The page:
How to… ahem… disseminate your advertising materials

An intriguing article by Charles Duhigg, published a few months back in the New York Times magazine, talks about the value to large retailers of knowing when their customers are pregnant:

There are, however, some brief periods in a person’s life when old routines fall apart and buying habits are suddenly in flux. One of those moments — the moment, really — is right around the birth of a child, when parents are exhausted and overwhelmed and their shopping patterns and brand loyalties are up for grabs. But as Target’s marketers explained to Pole, timing is everything. Because birth records are usually public, the moment a couple have a new baby, they are almost instantaneously barraged with offers and incentives and advertisements from all sorts of companies. Which means that the key is to reach them earlier, before any other retailers know a baby is on the way. Specifically, the marketers said they wanted to send specially designed ads to women in their second trimester, which is when most expectant mothers begin buying all sorts of new things, like prenatal vitamins and maternity clothing. “Can you give us a list?” the marketers asked.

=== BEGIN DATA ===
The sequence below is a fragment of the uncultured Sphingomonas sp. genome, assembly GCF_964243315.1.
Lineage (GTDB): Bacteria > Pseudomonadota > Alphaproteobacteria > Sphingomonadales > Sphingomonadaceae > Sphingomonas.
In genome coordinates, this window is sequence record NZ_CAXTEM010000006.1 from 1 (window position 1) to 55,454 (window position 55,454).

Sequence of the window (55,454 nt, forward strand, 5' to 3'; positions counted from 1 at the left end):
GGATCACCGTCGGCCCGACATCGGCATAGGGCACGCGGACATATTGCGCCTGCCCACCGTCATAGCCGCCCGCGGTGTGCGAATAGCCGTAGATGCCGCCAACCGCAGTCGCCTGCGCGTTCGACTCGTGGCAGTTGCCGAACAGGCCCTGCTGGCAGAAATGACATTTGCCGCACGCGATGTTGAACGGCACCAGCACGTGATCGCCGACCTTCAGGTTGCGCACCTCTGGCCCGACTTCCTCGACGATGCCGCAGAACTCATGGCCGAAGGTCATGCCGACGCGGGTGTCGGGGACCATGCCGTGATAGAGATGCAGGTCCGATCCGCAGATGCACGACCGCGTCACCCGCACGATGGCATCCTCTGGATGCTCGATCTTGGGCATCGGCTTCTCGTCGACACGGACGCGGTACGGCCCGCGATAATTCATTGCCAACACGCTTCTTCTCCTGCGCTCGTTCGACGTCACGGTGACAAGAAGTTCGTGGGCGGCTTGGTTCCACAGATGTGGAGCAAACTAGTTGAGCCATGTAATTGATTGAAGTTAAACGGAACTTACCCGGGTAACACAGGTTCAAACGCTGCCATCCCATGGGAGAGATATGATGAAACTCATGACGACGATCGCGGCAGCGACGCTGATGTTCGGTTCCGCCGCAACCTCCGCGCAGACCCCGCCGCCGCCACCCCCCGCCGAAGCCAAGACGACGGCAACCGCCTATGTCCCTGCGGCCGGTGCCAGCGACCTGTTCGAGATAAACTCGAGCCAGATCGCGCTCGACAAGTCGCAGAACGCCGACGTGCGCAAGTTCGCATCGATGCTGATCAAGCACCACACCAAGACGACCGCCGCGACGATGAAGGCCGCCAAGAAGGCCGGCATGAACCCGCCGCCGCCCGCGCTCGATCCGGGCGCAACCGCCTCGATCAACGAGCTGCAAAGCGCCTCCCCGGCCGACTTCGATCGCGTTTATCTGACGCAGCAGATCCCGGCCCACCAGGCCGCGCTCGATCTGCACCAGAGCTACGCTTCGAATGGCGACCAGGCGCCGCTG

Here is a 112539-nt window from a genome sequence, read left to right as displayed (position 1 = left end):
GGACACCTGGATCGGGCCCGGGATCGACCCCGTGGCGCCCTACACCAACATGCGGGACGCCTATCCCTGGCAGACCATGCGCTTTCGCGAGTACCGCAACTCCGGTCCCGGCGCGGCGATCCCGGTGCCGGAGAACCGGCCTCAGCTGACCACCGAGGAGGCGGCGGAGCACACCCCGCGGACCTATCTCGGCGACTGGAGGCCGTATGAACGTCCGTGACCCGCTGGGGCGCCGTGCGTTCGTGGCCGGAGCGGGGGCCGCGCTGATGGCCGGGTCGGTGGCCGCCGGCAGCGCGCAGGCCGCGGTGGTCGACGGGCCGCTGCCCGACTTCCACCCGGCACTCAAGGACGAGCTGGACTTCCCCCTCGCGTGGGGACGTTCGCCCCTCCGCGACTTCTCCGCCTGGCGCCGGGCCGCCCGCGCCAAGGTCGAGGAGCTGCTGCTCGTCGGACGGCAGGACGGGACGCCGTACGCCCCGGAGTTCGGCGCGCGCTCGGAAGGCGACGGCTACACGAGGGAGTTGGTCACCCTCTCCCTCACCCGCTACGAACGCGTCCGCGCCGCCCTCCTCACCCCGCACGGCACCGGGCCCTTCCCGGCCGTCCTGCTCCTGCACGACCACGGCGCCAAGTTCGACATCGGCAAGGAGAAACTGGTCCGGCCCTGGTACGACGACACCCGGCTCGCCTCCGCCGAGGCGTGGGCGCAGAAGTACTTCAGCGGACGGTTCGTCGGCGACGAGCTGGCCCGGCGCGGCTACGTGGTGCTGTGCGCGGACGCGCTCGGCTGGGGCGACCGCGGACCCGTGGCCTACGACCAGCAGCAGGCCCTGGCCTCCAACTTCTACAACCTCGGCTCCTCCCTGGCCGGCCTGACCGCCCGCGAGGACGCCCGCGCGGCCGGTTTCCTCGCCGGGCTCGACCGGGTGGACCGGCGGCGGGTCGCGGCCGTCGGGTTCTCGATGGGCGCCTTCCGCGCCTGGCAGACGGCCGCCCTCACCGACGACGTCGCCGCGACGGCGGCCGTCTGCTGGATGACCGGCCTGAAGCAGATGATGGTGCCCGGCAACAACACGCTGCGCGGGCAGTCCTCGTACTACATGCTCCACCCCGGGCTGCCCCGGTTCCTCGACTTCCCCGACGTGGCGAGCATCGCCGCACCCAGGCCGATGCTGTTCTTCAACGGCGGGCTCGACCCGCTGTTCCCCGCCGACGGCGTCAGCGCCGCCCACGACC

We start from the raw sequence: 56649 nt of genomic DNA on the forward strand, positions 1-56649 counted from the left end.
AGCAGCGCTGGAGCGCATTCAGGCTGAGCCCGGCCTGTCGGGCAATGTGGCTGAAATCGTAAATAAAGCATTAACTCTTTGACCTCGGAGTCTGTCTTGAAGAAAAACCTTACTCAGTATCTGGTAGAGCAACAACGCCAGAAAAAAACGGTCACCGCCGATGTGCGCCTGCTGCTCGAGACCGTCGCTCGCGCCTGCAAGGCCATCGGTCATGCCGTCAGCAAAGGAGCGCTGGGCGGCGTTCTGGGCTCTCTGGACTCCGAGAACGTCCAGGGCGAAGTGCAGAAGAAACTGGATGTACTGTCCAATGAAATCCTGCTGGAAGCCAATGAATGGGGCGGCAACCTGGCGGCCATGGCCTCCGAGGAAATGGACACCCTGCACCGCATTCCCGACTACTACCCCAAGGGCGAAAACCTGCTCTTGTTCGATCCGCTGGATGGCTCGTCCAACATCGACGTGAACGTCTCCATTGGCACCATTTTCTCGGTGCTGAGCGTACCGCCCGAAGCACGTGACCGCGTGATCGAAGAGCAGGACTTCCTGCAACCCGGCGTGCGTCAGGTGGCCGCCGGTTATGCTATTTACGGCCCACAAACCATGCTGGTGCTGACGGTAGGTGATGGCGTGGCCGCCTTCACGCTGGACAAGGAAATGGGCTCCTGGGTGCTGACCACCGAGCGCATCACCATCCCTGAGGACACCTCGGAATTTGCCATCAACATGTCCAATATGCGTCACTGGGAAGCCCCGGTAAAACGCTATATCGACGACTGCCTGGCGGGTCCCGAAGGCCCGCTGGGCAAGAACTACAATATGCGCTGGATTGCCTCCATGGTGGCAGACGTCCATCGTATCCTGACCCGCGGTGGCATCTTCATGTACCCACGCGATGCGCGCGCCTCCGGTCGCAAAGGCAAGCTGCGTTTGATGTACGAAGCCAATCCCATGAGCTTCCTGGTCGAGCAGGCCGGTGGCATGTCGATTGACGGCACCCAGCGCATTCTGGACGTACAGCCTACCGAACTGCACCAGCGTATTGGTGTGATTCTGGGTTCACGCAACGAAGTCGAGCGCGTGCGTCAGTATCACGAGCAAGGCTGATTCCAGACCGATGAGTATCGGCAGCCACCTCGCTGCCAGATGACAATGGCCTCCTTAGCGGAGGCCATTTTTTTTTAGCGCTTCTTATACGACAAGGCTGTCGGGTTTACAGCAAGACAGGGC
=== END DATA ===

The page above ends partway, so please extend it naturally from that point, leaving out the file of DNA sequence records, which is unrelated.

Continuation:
Well worth reading the whole thing. Gives a whole new ring to the phrase ‘targetted advertising’!

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Frequently I buy womens shampoo, not for myself of course. Anyone who has been down one of these aisles will appreciate the difficulty in making a logical decision as to which hair detergent to buy. The cost per unit volume decision is complicated by the perceived need of Mrs Young for the bottle to contain extracts of “x”, where “x” may be aloe vera, coconut, lime, turnip and so on. Frankly the “chemists” of Laboratoire Garnier make homeopathy experts look like a fairly honest bunch. So where am I leading to with this. Well, washing hair is routine, and you would think people know what is needed. Babies are fortunately infrequent, and to be honest, until you’ve actually had one for a few weeks you have no idea what is actually needed to maintain it. In general food, air, water and nappies are essential. A method to transport baby a short distance without causing too much damage is also useful. Some people may be familiar with the ‘test drive’ of a buggy (pram or what ever you call them) at babies-r-us. There is plenty of choice. If you feel slotted disc brakes are important on a buggy then, yes, they are available for those who fear the brakes may overheat due to excessive use.
Sorry, I think I’ve gone a bit off topic, and not sure it’s all that relevant, but I’ve written it now.

I first heard about the Target story as a cautionary tale to engineers: even if something is technically feasible, make sure you consider the social implications before releasing it to the public. Facebook, for example, could use a lot more thought about the social ramifications of some of their features.

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